Written by Jen Gilbert, Special Populations Liaison
“Tell me and I forget. Teach me and I remember. Involve me and I learn.” –Benjamin Franklin
When I sat down to think about why I am so passionate about inquiry-based education I tried to come up with an example that sums up the experience for both teachers and students. I remembered a colleague sharing a story about a conversation she had with a student. She was working in a small group with special education students and she asked one of the students, “What do you think?” The student’s response was, “I don’t know.” She made it a teachable moment by telling the student that she was asking what they think about the topic, not what they know in terms of looking for any particular correct answer. To me that was a powerful lesson for both of them. How often do we ask our students what they think, and truly consider the response? The reason I love inquiry-based science is that it allows students to think about ideas, explore ways to solve a problem, and make sense of it all in the context of the particular lesson. In other words, the inquiry approach allows students to do science.
Working with special education students has allowed me a unique perspective on lesson design. Establishing lessons that are suited to meet the needs of special education students in the classroom will benefit ALL students in the classroom. My first exposure to an inquiry-based curriculum in the classroom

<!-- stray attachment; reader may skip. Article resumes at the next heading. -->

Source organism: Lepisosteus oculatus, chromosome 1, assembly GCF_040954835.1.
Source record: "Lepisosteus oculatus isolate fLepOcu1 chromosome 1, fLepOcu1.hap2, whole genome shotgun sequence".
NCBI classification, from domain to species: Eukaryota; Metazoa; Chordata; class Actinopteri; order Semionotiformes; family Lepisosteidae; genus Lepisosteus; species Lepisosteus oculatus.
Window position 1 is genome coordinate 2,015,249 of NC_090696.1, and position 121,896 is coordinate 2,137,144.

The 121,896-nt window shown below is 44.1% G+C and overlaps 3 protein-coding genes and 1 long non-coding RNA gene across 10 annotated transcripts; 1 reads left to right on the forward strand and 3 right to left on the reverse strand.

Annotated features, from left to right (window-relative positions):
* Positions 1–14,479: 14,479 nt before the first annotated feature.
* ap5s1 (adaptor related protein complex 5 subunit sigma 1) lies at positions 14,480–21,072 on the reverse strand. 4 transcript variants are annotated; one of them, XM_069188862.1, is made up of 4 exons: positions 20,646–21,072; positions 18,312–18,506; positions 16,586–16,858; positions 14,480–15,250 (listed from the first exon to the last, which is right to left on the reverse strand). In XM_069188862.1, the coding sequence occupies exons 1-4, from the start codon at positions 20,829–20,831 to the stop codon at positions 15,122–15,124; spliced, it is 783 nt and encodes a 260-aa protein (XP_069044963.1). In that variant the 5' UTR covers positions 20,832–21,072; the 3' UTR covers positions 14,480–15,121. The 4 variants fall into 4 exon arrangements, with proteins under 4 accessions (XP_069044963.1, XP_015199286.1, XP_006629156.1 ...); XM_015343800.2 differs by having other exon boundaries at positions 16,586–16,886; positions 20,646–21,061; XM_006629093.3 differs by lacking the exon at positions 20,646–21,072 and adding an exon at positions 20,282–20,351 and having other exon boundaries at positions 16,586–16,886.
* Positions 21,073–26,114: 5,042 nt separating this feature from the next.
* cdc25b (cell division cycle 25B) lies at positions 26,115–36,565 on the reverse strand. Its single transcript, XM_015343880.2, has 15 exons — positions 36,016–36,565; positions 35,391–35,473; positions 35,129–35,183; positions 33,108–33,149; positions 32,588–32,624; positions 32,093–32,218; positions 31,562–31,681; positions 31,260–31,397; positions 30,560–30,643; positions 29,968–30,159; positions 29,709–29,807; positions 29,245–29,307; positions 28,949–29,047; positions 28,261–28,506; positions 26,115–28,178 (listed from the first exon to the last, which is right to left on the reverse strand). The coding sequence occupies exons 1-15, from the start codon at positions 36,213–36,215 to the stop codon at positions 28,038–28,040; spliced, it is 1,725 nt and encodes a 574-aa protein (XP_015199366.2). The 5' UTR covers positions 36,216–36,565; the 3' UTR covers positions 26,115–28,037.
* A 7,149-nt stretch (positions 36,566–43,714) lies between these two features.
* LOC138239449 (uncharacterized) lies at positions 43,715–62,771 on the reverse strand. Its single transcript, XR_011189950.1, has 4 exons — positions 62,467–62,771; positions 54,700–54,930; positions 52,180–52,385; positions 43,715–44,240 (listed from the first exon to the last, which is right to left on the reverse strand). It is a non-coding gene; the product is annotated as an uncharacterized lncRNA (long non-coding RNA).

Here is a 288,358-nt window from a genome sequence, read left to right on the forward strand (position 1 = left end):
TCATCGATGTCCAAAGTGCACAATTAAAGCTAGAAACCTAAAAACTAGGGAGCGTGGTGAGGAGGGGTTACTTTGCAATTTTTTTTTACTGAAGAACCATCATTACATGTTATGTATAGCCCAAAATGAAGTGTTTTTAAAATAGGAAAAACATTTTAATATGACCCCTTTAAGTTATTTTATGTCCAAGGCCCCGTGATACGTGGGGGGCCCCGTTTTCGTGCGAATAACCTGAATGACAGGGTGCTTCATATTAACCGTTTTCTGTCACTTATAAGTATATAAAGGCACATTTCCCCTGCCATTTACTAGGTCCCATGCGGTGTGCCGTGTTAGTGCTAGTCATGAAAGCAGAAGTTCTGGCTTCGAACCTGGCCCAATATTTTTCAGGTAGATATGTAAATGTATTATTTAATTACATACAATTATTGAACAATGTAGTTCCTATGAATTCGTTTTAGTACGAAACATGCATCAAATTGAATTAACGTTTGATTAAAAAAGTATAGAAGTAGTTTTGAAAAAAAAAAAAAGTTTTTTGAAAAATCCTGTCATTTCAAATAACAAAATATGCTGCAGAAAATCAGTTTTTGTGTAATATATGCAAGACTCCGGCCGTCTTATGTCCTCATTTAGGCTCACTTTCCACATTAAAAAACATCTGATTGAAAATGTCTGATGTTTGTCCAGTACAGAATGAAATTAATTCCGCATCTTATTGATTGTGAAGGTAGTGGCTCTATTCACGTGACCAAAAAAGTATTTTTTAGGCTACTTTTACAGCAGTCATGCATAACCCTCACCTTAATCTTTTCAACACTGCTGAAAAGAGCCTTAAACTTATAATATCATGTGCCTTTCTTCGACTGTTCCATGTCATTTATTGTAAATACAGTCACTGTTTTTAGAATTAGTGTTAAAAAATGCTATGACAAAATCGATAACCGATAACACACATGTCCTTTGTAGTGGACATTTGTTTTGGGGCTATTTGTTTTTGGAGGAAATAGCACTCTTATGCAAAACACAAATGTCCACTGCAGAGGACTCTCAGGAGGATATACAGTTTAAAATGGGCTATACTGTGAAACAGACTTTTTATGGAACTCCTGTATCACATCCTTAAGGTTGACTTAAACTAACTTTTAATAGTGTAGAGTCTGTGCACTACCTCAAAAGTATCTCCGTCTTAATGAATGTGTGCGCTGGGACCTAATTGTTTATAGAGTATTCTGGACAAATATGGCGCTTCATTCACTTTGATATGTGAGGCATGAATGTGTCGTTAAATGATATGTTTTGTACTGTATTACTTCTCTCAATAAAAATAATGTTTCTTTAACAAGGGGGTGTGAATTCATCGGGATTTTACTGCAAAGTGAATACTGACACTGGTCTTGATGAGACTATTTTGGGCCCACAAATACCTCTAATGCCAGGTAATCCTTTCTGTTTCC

was BSCS Biology: A Human Approach. I remember opening up the textbook and seeing the first engage activity called “Cooperating like a Scientist” in the Being a Scientist opening section. I saw the way the section was introduced and could not believe how much it was aligned to material I normally had to adapt for students. Here was a program already designed with the learner in mind! I often see students struggle with biology lessons when they cannot connect the material to their everyday life. If you watch a group of students play the “radar game,” you will see firsthand what it means to be immersed in a lesson! Students become the investigators in these lessons; they are doing science rather than reading/writing about it.
Have you ever had an experience where you can say to a student “Remember when we...,” where you refer back to a previous activity, and you can see the student recalling the activity? Or perhaps they reply with details and a story about that particular day in class. How often do we get the chance to hear from students about the impact a lesson has had, or see the connections they make? I worked with a dozen high schools implementing BSCS Biology and feel so fortunate to have been in a position to see it on a regular basis. From self-contained special education to general education classrooms without a cooperative team teacher, I have seen the impact of inquiry-based science on our students. The students have to be actively engaged to participate in an activity. When we use the inquiry model in our lessons, we ask our students to do science: to think and become problem-solvers. I feel like I am empowering students to become lifelong learners, and I cannot imagine being in the classroom without using inquiry practices.